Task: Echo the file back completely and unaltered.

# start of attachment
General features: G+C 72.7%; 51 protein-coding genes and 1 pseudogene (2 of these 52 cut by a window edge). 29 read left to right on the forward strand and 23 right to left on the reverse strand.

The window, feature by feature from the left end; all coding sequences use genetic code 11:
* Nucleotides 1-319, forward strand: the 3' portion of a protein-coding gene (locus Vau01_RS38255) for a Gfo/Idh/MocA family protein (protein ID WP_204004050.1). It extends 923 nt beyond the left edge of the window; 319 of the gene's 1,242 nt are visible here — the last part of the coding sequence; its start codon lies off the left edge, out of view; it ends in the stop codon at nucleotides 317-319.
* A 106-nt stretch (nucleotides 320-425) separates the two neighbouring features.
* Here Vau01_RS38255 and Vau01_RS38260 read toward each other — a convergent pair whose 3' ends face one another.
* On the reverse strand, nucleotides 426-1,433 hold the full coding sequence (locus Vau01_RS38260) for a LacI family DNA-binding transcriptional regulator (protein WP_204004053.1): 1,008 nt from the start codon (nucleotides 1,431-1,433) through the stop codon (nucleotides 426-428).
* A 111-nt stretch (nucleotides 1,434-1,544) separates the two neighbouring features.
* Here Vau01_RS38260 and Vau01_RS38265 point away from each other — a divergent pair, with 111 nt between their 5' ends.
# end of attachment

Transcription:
General features: G+C 72.7%; 51 protein-coding genes and 1 pseudogene (2 of these 52 cut by a window edge). 29 read left to right on the forward strand and 23 right to left on the reverse strand.

The window, feature by feature from the left end; all coding sequences use genetic code 11:
* Nucleotides 1-319, forward strand: the 3' portion of a protein-coding gene (locus Vau01_RS38255) for a Gfo/Idh/MocA family protein (protein ID WP_204004050.1). It extends 923 nt beyond the left edge of the window; 319 of the gene's 1,242 nt are visible here — the last part of the coding sequence; its start codon lies off the left edge, out of view; it ends in the stop codon at nucleotides 317-319.
* A 106-nt stretch (nucleotides 320-425) separates the two neighbouring features.
* Here Vau01_RS38255 and Vau01_RS38260 read toward each other — a convergent pair whose 3' ends face one another.
* On the reverse strand, nucleotides 426-1,433 hold the full coding sequence (locus Vau01_RS38260) for a LacI family DNA-binding transcriptional regulator (protein WP_204004053.1): 1,008 nt from the start codon (nucleotides 1,431-1,433) through the stop codon (nucleotides 426-428).
* A 111-nt stretch (nucleotides 1,434-1,544) separates the two neighbouring features.
* Here Vau01_RS38260 and Vau01_RS38265 point away from each other — a divergent pair, with 111 nt between their 5' ends.